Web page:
I have seen this question being frequently discussed amongst start-ups and content marketers. Here’s my small attempt to help decide between which content management system one should go for.
What is a CMS?
A Content Management System (CMS) is an application using which you can create, update and delete your Content. Now this is a very loose description, and any web application where you upload stuff and manage it falls into this definition. So let me narrow this down a bit.
A CMS is a web application using which you can easily publish content on your website.
Yes, it’s the backbone software based on which you create (or have just created) a rocking website.
Why do I need a CMS?
You don’t. If your site is made of a few pages (5 or so), then perhaps you are better off with a static site. Plain Jane HTML. There actually is no need to hire an agency to create your site.
However, if you like me love writing on a regular basis on your site and keeping the site updated, with more and more pages … or have a site which is dynamic in nature (stuff keeps on happening on the site and there is never a boring time for you), then it is best to use a CMS to control what content goes live on your site.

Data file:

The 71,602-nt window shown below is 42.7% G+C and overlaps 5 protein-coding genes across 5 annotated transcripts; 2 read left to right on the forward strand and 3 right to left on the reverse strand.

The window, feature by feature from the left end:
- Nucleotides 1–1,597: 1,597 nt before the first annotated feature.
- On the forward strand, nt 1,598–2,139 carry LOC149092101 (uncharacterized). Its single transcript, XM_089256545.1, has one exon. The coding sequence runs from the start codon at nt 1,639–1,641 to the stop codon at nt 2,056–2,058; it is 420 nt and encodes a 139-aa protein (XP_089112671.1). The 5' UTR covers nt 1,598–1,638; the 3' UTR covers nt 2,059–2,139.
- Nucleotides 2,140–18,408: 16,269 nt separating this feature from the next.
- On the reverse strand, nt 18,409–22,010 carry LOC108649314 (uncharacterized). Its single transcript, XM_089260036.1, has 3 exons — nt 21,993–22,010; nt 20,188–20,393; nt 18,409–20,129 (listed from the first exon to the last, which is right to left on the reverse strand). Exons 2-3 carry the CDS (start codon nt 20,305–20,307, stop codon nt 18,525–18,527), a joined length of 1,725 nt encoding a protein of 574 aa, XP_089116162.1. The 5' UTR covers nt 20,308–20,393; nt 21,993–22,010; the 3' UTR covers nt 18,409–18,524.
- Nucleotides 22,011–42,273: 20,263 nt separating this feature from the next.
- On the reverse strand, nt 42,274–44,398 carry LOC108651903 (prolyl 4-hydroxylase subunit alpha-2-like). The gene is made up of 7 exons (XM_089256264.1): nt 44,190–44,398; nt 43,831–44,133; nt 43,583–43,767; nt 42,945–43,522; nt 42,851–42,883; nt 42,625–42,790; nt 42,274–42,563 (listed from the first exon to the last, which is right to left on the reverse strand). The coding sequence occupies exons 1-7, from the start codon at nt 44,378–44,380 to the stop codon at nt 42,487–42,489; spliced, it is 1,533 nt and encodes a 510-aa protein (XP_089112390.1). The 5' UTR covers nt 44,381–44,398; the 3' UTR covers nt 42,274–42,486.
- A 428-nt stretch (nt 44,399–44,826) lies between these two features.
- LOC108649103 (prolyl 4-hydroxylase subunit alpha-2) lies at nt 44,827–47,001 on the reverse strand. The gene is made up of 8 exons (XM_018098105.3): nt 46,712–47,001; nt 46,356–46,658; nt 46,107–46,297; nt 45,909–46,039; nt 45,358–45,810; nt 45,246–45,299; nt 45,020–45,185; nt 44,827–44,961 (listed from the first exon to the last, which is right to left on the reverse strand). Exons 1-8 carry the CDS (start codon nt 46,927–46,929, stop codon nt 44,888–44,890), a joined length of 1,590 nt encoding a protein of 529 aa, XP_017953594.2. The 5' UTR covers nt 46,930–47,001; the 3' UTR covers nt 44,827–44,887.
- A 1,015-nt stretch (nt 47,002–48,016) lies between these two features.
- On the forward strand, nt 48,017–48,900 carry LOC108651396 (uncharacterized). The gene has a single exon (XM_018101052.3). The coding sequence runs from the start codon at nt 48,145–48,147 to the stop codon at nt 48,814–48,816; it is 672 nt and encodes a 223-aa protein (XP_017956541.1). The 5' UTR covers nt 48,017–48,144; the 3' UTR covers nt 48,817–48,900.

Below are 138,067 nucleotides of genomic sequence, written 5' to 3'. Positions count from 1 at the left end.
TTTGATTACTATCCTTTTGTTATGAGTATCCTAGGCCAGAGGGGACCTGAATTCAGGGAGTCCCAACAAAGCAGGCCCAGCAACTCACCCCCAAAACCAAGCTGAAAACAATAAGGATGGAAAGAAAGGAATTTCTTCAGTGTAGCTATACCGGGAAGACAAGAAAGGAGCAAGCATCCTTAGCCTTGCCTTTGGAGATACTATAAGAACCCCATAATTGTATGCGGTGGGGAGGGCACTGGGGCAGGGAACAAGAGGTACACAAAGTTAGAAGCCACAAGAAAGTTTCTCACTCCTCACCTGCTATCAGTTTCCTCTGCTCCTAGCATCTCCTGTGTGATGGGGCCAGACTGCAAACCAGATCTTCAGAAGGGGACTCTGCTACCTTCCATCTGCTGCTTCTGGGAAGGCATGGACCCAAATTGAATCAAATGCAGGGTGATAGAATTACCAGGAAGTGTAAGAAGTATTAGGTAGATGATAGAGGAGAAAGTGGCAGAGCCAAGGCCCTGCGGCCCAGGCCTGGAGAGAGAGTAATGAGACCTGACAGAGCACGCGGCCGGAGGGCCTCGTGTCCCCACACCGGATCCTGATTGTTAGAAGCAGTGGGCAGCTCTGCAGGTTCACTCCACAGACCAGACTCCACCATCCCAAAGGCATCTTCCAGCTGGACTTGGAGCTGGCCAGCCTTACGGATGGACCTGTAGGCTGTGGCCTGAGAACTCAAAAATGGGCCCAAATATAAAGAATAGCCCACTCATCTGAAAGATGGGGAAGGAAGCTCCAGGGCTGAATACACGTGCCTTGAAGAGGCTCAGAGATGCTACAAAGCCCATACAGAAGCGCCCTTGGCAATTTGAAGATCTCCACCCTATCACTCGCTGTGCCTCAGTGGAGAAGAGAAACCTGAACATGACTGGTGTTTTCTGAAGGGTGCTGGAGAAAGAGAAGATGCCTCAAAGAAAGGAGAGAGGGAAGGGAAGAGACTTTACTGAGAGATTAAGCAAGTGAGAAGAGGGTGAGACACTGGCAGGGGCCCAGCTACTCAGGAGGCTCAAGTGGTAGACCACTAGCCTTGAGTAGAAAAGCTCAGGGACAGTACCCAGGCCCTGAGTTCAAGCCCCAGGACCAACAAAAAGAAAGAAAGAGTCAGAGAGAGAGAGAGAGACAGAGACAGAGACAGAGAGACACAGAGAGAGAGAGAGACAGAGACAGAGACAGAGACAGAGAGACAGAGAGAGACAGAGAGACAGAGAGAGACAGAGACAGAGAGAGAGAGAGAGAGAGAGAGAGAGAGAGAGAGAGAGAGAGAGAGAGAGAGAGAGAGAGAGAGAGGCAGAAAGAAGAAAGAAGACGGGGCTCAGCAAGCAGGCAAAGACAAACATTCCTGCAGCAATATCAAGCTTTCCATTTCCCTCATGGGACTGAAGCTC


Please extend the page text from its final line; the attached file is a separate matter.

- A Content Management System will help you manage the content that you publish in a better fashion
- A good CMS will also help you promote your content
- An ideal CMS will help you monetize your content ;-)
- The best CMS should make publishing a breeze, a process easy to perform and involving as less hassles as possible
So which CMS are out there?
There are more than a million Content Management Systems out there … no really! Talk to your average Joe, the web vendor and he would convince you to create your site in his awesome custom CMS. I know of Indian vendors out there who are doing this as their business model!!